Whether efficiency is the ultimate aim of school leadership, even of school management, must itself be questionable. The proposed display of pupil and assessment data to ?motivate? teachers reinforces the doubts of many that quality assurance and quantity assurance have become inextricably confused. Educational leaders require to abstain from weighing the hog and concentrate instead on feeding it.
Perhaps these confusions make sense of Carole Whitty’s plea that the leadership of schools requires to remain in the hands of educationalists.
She is right to point out that the accountant’s view of education would suggest that it matters little whether the manager/ leader has an understanding of the processes of teaching and learning. She has struck a rich vein. Teaching and learning are human processes, underpinned always and inevitably by warm and sound relationships. That in itself should ensure that we keep them out of the hands of the accountants and statisticians.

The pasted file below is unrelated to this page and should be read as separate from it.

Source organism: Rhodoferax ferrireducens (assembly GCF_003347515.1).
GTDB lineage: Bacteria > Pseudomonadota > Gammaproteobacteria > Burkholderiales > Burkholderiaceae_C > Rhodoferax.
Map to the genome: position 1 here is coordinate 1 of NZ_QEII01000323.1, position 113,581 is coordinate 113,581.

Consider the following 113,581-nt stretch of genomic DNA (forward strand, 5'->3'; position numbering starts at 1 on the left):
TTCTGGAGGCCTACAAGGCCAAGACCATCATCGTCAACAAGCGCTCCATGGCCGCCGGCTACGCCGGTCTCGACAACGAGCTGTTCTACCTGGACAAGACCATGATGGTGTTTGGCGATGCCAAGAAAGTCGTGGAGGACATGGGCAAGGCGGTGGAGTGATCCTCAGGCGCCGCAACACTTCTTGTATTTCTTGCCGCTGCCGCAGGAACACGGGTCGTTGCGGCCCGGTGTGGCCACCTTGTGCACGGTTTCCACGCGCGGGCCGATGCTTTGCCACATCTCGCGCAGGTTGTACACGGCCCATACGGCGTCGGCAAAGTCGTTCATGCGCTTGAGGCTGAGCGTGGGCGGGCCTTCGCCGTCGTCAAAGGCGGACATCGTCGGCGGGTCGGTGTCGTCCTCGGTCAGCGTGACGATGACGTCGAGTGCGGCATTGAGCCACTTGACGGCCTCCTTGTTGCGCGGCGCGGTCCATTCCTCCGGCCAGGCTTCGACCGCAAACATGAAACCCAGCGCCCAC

She is right also that good educational leaders have a vision in which values are central. My own school, like many others, has a Values Code and the first sentence of that code is, ?We value learning.? In other words learning is not merely a means to an end but is an end itself. It may just be that being a teacher is not the essential criterion to leading a school, but an active commitment to, involvement in and wide experience of learning and teaching, the very processes for which schools exist must be high on the essentials list.
A very few non-teachers may have such skills but they will almost inevitably be involved somewhere in the broader educational process.